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Hoffmann, R. A wiki for the life sciences where authorship matters. Nature Genetics (2008)

The elusive role of the N-terminal extension of beta A3- and beta A1-crystallin.

beta-Crystallins are structural lens proteins with a conserved two-domain structure and variable N- and C-terminal extensions. These extensions are assumed to be involved in quaternary interactions within the beta-crystallin oligomers or with other lens proteins. Therefore, the production of beta A3- and beta A1-crystallin from the single beta A3/ A1 mRNA by dual translation initiation is of interest. These crystallins are identical, except that beta A1 has a much shorter N-terminal extension that beta A3. This rare mechanism has been conserved for over 250 million years during the evolution of the beta A3/ A1 gene, suggesting that the generation of different N-terminal extensions confers a selective advantage. We therefore compared the stability and association behaviour of recombinant beta A3- and beta A1-crystallin. Both proteins are equally stable in urea- and pH-induced denaturation experiments. Gel filtration and analytical ultracentrifugation established that beta A3 and beta A1 both form homodimers. In the water-soluble proteins of bovine lens, beta A3 and beta A1 are present in the same molecular weight fractions, indicating that they oligomerize equally with other beta-crystallins. 1H-NMR spectroscopy showed that residues Met1 to Asn22 of the N-terminal extension of beta A3 have great flexibility and are solvent exposed, excluding them from protein interactions in the homodimer. These results indicate that the different N-terminal extensions of beta A3 and beta A1 do not affect their homo- or heteromeric interactions.[1]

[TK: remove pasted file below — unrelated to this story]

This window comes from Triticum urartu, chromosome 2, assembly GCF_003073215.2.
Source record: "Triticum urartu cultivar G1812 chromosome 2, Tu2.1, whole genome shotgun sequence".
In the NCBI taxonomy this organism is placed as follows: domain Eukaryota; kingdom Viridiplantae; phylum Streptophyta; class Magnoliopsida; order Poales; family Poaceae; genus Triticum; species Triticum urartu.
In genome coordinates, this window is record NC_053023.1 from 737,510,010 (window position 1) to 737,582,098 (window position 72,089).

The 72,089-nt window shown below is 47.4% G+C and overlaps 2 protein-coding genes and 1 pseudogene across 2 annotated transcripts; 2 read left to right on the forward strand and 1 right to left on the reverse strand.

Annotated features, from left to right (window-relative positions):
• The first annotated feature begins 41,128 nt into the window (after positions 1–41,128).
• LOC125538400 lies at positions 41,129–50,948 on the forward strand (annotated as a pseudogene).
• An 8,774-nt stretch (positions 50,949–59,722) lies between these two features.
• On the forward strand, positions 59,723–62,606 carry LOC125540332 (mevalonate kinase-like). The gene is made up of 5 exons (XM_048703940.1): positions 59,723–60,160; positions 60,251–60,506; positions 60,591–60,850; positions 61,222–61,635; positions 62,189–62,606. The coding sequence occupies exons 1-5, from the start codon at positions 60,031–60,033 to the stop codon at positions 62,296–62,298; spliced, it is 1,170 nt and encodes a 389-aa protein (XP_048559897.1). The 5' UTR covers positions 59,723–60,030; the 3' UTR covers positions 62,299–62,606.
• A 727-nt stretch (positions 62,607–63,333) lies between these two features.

1. The elusive role of the N-terminal extension of beta A3- and beta A1-crystallin. Werten, P.J., Carver, J.A., Jaenicke, R., de Jong, W.W. Protein Eng. (1996) [Pubmed]
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